Buy an NVIDIA RTX 3090, see the memory at 110º C and when you open it …

Not too long ago we talked about how a RX 6700 XT it arrived with its corresponding Thermal Pad to its corresponding owner, where the VRAM temperatures were really high and inappropriate for said model. After disassembling the card, an unusual scene was found: the pads still had the sticker without removing, so the heat transfer was almost non-existent. Today is a new level and a wake-up call to any manufacturer, since none is exempt.

An NVIDIA RTX 3090 reaches 110º C in its VRAM, by a thimble!

Imagine that you spend good money on an NVIDIA RTX 3090, more than 2000 euros easily, your graphics card arrives at home and like a child you open your package, take out the box, take your card, install it and turn on the PC.

Everything seems fairly normal, the temperatures are high, but we are in summer and it is very hot … Until you start playing and after a poor performance you start looking for the problem. You find it fast, the GDDR6X memory of your NVIDIA RTX 3090 FE is at 110º C which is the most it can bear.

The first thing you think is, what is happening? So armed with courage, you decide to investigate the problem; you open your graphics card and everything goes fine, until you get to disassemble the complete heatsink and find a plastic thimble!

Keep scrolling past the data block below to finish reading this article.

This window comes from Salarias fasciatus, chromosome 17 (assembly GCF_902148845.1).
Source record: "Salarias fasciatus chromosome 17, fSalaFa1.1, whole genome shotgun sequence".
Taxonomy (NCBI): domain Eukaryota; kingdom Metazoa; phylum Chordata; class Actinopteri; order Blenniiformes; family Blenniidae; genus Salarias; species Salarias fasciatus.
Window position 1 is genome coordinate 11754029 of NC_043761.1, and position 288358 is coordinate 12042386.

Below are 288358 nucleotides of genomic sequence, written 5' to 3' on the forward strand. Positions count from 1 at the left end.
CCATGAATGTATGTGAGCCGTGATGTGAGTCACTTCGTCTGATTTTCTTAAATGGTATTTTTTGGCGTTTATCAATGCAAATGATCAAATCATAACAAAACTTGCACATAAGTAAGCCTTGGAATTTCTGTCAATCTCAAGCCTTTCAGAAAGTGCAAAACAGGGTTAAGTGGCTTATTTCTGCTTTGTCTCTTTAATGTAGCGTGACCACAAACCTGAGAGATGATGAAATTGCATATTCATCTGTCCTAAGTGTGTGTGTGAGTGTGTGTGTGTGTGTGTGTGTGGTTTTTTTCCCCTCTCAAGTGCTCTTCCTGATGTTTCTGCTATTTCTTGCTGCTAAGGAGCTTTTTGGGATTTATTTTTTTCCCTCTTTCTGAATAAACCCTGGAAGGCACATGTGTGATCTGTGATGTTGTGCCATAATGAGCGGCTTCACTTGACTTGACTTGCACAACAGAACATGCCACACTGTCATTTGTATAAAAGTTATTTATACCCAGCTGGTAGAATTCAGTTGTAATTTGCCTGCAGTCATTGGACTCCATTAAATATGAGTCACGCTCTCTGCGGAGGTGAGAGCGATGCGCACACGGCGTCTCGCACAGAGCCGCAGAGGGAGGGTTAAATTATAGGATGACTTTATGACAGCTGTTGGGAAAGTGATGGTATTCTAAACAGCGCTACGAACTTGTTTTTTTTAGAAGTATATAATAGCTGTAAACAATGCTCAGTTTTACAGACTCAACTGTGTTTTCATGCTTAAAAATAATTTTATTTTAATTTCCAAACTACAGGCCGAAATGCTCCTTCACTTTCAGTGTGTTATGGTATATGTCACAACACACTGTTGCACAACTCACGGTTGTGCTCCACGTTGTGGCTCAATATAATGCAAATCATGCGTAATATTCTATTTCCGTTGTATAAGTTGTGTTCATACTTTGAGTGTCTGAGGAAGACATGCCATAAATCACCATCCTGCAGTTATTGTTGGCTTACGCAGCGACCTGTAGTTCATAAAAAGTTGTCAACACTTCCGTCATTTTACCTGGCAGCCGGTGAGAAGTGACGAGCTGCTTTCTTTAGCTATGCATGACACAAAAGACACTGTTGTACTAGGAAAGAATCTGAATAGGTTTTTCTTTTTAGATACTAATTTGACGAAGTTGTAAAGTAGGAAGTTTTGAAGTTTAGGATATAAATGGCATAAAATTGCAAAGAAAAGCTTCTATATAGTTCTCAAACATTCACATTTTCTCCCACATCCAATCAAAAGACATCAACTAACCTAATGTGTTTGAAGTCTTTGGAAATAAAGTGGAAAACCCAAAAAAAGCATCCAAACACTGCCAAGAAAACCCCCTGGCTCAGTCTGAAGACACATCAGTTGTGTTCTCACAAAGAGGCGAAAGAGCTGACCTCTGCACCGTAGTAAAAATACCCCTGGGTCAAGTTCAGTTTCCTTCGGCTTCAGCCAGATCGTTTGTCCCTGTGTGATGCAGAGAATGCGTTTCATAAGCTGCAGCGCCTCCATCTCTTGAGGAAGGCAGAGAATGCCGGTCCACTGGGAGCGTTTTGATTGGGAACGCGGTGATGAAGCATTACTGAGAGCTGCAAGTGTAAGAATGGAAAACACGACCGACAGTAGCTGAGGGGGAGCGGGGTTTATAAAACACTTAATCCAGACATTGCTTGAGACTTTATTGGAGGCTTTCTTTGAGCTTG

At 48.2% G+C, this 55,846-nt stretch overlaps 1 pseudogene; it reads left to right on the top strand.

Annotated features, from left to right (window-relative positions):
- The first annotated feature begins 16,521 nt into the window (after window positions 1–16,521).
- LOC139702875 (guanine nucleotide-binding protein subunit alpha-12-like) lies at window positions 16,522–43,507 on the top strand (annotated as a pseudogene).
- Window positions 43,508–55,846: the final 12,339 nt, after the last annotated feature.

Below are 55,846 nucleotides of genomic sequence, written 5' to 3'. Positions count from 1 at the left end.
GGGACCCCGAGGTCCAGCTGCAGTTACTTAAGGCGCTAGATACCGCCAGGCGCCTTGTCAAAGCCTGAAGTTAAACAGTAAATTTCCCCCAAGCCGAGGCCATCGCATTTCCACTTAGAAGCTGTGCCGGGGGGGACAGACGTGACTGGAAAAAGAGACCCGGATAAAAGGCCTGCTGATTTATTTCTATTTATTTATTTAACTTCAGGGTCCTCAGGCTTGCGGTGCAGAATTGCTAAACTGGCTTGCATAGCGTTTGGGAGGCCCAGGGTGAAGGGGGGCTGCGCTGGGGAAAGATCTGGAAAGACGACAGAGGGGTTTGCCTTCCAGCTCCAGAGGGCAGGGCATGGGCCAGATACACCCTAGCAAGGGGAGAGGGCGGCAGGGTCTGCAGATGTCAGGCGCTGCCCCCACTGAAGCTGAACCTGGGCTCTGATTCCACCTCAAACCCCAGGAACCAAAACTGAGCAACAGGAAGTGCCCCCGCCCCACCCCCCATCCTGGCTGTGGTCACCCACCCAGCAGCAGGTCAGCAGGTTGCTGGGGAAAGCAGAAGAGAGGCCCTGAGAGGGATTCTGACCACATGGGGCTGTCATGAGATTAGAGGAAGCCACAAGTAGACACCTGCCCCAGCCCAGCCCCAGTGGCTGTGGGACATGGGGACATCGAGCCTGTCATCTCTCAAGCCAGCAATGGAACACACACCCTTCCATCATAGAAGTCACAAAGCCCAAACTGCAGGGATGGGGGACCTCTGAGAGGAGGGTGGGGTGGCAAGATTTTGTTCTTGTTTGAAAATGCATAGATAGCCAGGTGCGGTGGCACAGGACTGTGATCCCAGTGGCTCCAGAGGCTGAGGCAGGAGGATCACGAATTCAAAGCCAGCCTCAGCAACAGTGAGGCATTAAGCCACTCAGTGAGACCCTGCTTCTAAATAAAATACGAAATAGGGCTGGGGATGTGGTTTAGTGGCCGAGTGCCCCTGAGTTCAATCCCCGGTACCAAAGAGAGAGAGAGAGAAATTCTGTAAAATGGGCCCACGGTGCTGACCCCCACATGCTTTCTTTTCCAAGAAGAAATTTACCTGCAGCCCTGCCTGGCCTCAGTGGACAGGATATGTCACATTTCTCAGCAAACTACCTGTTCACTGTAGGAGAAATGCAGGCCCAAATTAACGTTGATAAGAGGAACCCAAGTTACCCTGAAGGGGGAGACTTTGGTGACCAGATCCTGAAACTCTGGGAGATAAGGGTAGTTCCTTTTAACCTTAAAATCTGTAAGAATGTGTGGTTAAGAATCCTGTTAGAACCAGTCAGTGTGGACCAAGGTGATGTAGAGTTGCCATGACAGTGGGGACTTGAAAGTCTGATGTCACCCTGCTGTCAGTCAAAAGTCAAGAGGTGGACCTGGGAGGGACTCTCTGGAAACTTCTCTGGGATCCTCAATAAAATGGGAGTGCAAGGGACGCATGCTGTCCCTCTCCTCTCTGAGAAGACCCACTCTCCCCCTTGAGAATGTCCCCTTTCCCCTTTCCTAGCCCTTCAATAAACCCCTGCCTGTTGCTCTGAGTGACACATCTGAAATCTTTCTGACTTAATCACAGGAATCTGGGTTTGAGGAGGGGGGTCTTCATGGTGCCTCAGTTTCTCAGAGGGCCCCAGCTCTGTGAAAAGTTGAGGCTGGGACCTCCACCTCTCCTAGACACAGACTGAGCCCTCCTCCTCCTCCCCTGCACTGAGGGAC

Memory through the roof, a thimble and a warning

AMD NVIDIA Road Map GPUs 2021

Instead of finding the typical deformable fabric and silicone thermal pad, the user found a plastic thimble. Of course, with its pad on top, but this was worthless since said thimble occupied the space of two GDDR6X modules.

How did that thimble get there? It has its logical explanation even if it is not admissible in a product of this category. The workers in the manufacturing plant of any GPU company use rubber thimbles so that they can install everything they need on the card without leaving a footprint on the components and the PCB.

Where in addition these thimbles serve to conduct the minimum static current and thus not damage the graphics card as such in subsequent tests. What happened is a simple failure of an operator in the assembly line who perhaps did not even realize that the lost thimble fell into the GPU. Luckily the memory was protected and the CPU only raised a few degrees of temperature, but the anecdote and the scare were already immortalized in the image, a warning without a doubt for the production quality centers of the factories that did not detect this problem.

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